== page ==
14:00 | Reactive Synthesis of LTL specifications with Rich Theories PRESENTER: Andoni Rodriguez ABSTRACT. Reactive synthesis is the problem of deciding whether a temporal LTL specification admits a system that models the specification, where the variables are split into variables controlled by the environment and variables controlled by the system. We address the problem of the reactive synthesis of specifications that use predicates from rich theories—including arithmetical ones. In this paper, we introduce an approach that transforms the non- Boolean specification into an equi-realizable Boolean specification that can be discharged to off-the-self Boolean synthesis tools. Our method consists on (1) substituting the theory literals by Boolean variables, and (2) computing an additional Boolean formula that captures the dependencies between the new variables. We require that the theory admits an ∃∗∀∗ decidable fragment, which covers many theories supported by modern SMT-solvers. The main expressive limitation is that it does not allow to directly compare variables from the theories at different instants. We made a prototype implemented in Python using the Z3 solver against a collection of arithmetical specifications. |

14:20 | Regex+: Synthesizing Regular Expressions from Positive Examples PRESENTER: Elizaveta Pertseva ABSTRACT. Regular expressions are a popular target for programming by example (PBE) systems, which seek to learn regexes from user-provided examples. Synthesizing from only positive examples remains an unsolved challenge, as the unrestricted search space makes it difficult to avoid over- and under-generalizing. Prior work has approached this in two ways: search-based techniques which require extra input, such as user feedback and/or a natural language description, and neural techniques. The former puts an extra burden on the user, while the latter requires large representative training data sets which are almost nonexistent for this domain. To tackle this challenge we present Regex+, a search-based synthesizer that infers regexes from just a few positive examples. Regex+ avoids over/under-generalization by using minimum description length (MDL) learning, adapted to version space algebras in order to efficiently search for an optimal regex according to a compositional MDL ranking function. Our evaluation shows that Regex+ more than triples the accuracy of existing neural and search-based regex synthesizers on benchmarks with only positive examples. |

14:40 | PRESENTER: Srinivas Nedunuri ABSTRACT. Model Refinement is a novel approach to reactive program synthesis that iteratively refines an over-approximating model of a desired system behavior by eliminating undesired behaviors. In contrast to many current automata based approaches to reactive synthesis, it does not require a finite state space or user supplied templates. Instead it symbolically computes the required invariant by solving a system of definite constraints.. The original work on model refinement, however, assumed that both the assumptions on the environment (in an Assume-Guarantee setting) and the constraints on the system variables necessary to guarantee the required behavior were fixed and known. Sometimes, though, the designer of a system has some intended behavior and wishes to know what the minimal assumptions are on the environment under which the system can guarantee the required behavior; or to know what the constraints are on the system variables under known environment assumptions. In other words, we wish to solve a parametric model refinement problem. Our contribution in this paper is to show how such a problem can be solved when the constraints are assumed to be an interval of the form m\ldots n. |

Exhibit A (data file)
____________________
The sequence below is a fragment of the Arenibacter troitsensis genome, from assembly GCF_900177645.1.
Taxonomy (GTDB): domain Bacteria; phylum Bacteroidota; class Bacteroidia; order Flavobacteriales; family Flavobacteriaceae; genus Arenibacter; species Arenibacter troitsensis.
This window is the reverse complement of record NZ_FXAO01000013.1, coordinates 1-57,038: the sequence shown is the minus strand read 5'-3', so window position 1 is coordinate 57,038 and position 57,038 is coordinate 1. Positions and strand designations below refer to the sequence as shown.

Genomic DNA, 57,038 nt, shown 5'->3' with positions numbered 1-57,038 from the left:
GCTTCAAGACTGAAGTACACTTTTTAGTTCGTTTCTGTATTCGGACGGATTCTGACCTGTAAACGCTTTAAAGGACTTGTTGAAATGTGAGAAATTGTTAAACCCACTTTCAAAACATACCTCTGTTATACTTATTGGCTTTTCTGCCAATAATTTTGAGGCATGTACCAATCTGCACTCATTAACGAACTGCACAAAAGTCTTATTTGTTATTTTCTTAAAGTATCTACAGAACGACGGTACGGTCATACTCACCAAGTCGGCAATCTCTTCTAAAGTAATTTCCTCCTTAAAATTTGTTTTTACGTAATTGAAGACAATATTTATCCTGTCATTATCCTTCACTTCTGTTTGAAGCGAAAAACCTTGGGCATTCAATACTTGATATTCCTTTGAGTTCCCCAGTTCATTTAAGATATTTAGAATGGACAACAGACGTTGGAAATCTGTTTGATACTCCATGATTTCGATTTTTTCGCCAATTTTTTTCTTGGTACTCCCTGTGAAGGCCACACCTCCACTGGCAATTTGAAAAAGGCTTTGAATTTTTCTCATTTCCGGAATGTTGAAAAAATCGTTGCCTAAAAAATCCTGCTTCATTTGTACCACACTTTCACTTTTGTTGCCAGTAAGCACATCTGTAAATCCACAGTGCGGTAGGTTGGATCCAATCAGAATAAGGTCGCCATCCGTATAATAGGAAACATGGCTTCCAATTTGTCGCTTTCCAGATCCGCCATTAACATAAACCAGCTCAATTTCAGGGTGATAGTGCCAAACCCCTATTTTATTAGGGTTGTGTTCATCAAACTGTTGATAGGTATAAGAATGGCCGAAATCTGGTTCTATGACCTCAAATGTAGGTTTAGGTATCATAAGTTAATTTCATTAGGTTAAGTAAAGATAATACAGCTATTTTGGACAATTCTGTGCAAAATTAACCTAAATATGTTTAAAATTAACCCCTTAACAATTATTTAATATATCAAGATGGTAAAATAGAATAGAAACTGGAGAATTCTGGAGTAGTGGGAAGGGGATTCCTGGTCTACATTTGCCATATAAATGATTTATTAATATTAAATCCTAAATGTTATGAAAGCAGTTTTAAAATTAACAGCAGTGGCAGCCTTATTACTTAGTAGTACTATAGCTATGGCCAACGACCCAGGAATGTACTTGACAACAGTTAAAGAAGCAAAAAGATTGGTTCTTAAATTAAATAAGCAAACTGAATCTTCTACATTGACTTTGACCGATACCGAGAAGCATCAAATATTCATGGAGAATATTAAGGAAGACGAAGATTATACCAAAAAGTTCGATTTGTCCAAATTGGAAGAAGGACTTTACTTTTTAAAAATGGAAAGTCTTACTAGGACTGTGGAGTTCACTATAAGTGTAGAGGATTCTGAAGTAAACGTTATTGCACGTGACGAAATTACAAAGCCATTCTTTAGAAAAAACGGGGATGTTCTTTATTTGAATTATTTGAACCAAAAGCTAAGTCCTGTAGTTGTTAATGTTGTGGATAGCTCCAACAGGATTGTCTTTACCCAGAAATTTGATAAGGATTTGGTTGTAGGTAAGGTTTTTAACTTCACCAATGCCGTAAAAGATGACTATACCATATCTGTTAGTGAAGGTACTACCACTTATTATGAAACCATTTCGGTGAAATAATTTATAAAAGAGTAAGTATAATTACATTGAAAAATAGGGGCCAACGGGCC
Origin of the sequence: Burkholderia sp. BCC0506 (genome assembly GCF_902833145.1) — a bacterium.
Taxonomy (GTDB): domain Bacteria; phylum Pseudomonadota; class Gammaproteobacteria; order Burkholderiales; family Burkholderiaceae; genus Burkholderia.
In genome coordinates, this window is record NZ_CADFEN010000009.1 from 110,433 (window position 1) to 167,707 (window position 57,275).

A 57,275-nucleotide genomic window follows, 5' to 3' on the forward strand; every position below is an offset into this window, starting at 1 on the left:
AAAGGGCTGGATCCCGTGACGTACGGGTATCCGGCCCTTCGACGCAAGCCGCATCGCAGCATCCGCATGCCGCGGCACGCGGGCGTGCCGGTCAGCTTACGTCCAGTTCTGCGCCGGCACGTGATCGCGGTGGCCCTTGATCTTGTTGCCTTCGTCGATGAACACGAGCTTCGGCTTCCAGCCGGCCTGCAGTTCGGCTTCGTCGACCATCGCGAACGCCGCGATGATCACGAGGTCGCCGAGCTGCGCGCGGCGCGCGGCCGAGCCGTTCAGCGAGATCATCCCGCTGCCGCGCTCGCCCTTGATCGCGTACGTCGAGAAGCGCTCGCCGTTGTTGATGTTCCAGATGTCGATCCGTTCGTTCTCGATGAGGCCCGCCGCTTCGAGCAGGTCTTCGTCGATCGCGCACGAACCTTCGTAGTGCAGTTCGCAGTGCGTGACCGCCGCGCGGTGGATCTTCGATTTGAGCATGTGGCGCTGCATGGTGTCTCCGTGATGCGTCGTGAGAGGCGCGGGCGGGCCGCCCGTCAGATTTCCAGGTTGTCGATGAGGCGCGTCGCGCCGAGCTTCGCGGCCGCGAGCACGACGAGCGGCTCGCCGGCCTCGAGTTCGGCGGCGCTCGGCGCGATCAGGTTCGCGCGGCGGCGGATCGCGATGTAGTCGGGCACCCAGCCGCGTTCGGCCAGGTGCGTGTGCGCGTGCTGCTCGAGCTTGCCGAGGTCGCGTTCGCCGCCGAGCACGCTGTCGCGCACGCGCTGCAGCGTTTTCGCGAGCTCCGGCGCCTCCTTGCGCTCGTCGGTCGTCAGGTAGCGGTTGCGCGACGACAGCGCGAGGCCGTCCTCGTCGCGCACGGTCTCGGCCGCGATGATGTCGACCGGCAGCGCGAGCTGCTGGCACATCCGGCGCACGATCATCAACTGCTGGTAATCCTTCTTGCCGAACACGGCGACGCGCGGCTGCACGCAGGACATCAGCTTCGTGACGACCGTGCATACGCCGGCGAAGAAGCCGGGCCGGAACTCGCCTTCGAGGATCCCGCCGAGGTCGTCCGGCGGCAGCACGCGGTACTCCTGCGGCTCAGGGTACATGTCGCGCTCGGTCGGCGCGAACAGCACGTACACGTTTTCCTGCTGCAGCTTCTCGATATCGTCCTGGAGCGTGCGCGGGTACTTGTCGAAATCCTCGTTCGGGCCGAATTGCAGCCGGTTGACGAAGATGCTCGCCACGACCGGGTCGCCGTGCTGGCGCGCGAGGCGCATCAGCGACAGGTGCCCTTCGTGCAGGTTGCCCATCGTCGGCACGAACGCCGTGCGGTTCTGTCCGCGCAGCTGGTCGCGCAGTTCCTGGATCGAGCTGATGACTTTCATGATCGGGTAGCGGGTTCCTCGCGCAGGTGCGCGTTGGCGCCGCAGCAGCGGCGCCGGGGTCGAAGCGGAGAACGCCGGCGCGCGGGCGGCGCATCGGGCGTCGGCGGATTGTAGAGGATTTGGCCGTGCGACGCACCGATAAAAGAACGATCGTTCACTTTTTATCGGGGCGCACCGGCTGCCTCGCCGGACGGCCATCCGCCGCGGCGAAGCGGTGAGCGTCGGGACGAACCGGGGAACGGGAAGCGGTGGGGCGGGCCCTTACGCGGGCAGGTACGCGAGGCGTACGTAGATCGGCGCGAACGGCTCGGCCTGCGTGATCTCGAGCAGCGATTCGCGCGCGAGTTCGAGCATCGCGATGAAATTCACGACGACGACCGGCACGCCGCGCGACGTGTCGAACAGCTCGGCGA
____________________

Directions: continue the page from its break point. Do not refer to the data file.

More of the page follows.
15:00 | A Framework for Transforming Specifications in Reinforcement Learning PRESENTER: Kishor Jothimurugan ABSTRACT. Reactive synthesis algorithms allow automatic construction of policies to control an environment modeled as a Markov Decision Process (MDP) that are optimal with respect to high-level temporal logic specifications. However, they assume that the MDP model is known a priori. Reinforcement Learning (RL) algorithms, in contrast, are de- signed to learn an optimal policy when the transition probabilities of the MDP are unknown, but require the user to associate local rewards with transitions. The appeal of high-level temporal logic specifications has motivated research to develop RL algorithms for synthesis of policies from specifications. To understand the techniques, and nuanced varia- tions in their theoretical guarantees, in the growing body of resulting literature, we develop a formal framework for defining transformations among RL tasks with different forms of objectives. We define the notion of sampling-based reduction to transform a given MDP into another one which can be simulated even when the transition probabilities of the original MDP are unknown. We formalize the notions of preservation of optimal policies, convergence, and robustness of such reductions. We then use our framework to restate known results, establish new results to fill in some gaps, and identify open problems. In particular, we show that certain kinds of reductions from LTL specifications to reward-based ones do not exist, and prove the non-existence of RL algorithms with PAC-MDP guarantees for safety specifications |

15:20 | SYNTCOMP Results |

16:00 | SyGuS-IF + SemGuS Results |

16:10 | Future Work and Open Challenges Panel – Authors+Chairs |